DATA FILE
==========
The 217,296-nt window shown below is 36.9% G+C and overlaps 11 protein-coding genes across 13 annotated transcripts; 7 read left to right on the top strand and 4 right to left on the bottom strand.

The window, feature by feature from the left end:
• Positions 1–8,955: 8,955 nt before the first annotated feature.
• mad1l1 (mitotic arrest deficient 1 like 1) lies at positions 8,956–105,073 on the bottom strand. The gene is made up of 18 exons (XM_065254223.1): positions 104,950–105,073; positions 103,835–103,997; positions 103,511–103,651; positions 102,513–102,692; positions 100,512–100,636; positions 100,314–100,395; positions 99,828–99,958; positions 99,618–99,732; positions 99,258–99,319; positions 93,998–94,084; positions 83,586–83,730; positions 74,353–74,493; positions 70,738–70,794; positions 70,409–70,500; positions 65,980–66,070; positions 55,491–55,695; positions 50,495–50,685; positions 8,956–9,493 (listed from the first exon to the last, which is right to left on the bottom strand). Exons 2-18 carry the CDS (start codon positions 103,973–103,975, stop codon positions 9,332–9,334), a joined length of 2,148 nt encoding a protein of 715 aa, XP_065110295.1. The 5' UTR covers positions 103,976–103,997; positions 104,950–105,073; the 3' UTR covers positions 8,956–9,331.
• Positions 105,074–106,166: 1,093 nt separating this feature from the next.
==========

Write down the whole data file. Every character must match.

The 217,296-nt window shown below is 36.9% G+C and overlaps 11 protein-coding genes across 13 annotated transcripts; 7 read left to right on the top strand and 4 right to left on the bottom strand.

The window, feature by feature from the left end:
• Positions 1–8,955: 8,955 nt before the first annotated feature.
• mad1l1 (mitotic arrest deficient 1 like 1) lies at positions 8,956–105,073 on the bottom strand. The gene is made up of 18 exons (XM_065254223.1): positions 104,950–105,073; positions 103,835–103,997; positions 103,511–103,651; positions 102,513–102,692; positions 100,512–100,636; positions 100,314–100,395; positions 99,828–99,958; positions 99,618–99,732; positions 99,258–99,319; positions 93,998–94,084; positions 83,586–83,730; positions 74,353–74,493; positions 70,738–70,794; positions 70,409–70,500; positions 65,980–66,070; positions 55,491–55,695; positions 50,495–50,685; positions 8,956–9,493 (listed from the first exon to the last, which is right to left on the bottom strand). Exons 2-18 carry the CDS (start codon positions 103,973–103,975, stop codon positions 9,332–9,334), a joined length of 2,148 nt encoding a protein of 715 aa, XP_065110295.1. The 5' UTR covers positions 103,976–103,997; positions 104,950–105,073; the 3' UTR covers positions 8,956–9,331.
• Positions 105,074–106,166: 1,093 nt separating this feature from the next.